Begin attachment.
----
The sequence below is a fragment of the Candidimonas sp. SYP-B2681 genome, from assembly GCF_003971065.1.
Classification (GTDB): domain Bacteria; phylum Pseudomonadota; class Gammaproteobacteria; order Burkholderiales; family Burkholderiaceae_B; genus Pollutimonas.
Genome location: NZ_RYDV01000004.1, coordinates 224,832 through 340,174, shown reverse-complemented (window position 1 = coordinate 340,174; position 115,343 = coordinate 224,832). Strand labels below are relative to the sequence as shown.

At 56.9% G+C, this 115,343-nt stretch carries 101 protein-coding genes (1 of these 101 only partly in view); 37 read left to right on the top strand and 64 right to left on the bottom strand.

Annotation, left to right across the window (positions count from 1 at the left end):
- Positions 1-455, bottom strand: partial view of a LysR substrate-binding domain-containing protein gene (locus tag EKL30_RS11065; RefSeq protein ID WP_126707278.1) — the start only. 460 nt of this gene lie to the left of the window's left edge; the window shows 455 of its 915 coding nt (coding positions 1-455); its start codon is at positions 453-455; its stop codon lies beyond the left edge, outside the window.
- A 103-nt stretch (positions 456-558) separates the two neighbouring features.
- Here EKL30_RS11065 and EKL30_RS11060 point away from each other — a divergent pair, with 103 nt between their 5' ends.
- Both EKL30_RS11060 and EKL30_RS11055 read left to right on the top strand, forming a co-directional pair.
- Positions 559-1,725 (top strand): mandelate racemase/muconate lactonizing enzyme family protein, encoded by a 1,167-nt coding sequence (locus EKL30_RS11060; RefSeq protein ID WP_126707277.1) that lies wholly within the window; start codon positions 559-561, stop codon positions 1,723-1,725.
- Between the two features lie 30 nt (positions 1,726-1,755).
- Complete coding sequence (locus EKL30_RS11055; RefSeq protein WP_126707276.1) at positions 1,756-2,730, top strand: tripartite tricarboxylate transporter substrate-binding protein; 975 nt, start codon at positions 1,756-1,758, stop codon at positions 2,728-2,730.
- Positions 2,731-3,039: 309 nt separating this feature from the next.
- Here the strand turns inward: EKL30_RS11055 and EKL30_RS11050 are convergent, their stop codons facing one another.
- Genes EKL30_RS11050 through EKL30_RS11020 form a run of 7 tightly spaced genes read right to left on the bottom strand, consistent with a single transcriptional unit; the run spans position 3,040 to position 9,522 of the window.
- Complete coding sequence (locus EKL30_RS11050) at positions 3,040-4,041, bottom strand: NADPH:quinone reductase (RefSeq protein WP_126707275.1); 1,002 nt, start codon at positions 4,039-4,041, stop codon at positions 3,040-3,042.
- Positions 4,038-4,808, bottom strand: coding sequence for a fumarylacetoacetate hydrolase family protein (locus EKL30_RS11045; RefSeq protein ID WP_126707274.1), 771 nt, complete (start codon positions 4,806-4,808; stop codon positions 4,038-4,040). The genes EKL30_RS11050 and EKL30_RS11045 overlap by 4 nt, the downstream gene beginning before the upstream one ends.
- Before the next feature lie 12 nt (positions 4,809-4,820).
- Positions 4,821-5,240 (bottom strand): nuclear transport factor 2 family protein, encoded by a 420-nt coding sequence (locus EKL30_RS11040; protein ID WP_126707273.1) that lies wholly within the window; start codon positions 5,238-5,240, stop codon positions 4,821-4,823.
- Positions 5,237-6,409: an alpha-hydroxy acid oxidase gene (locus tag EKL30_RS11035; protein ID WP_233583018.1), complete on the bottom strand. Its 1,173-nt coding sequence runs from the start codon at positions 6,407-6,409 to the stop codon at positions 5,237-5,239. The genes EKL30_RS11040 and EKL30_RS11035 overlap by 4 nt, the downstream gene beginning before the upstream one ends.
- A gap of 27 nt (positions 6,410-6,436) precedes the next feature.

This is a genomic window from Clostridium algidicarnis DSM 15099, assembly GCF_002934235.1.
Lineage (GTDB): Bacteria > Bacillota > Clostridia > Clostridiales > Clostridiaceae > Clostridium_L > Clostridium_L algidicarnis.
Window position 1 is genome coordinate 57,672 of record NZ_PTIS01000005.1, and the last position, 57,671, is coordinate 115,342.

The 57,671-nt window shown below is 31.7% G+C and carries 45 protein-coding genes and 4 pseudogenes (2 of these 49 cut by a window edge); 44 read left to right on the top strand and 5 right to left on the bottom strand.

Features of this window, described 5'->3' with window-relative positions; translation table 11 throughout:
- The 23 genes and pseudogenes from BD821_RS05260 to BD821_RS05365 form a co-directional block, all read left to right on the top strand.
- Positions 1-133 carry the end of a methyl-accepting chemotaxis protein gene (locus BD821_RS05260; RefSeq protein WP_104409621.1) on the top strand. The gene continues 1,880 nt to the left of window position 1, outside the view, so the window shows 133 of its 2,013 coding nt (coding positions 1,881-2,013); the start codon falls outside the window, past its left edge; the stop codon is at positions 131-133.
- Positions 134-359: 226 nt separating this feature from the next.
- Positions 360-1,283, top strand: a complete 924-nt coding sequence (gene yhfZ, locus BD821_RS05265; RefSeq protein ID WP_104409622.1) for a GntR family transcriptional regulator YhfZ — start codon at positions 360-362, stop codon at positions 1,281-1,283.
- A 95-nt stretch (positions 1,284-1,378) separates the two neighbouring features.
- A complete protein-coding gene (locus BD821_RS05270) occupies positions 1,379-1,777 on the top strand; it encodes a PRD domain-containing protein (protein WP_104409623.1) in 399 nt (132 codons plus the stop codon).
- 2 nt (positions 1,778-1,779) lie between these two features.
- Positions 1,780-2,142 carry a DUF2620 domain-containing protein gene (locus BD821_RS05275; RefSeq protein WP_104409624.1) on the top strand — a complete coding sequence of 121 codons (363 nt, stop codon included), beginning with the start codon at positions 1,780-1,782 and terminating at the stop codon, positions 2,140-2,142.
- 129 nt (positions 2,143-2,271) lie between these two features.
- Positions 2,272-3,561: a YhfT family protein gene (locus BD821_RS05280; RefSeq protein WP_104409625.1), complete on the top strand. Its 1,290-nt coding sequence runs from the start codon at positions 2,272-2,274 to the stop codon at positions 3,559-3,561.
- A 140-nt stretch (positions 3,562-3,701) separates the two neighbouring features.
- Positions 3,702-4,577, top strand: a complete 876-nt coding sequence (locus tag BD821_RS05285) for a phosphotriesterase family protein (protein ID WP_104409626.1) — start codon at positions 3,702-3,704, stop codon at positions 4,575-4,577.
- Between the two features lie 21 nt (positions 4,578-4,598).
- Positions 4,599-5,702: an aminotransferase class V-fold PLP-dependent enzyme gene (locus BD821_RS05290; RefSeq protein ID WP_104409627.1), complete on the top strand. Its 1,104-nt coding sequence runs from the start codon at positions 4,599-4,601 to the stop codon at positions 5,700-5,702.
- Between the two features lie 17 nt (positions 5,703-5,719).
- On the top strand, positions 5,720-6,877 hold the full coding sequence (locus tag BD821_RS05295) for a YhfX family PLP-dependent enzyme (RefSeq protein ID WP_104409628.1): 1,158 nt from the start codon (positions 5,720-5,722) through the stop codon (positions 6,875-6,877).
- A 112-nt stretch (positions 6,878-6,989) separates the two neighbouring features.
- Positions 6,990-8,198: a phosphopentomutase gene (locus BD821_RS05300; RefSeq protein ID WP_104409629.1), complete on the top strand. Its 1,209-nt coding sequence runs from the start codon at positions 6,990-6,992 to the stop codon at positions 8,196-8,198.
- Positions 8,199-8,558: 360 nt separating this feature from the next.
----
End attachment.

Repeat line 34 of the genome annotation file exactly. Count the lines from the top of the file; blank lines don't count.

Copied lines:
- Positions 1,780-2,142 carry a DUF2620 domain-containing protein gene (locus BD821_RS05275; RefSeq protein WP_104409624.1) on the top strand — a complete coding sequence of 121 codons (363 nt, stop codon included), beginning with the start codon at positions 1,780-1,782 and terminating at the stop codon, positions 2,140-2,142.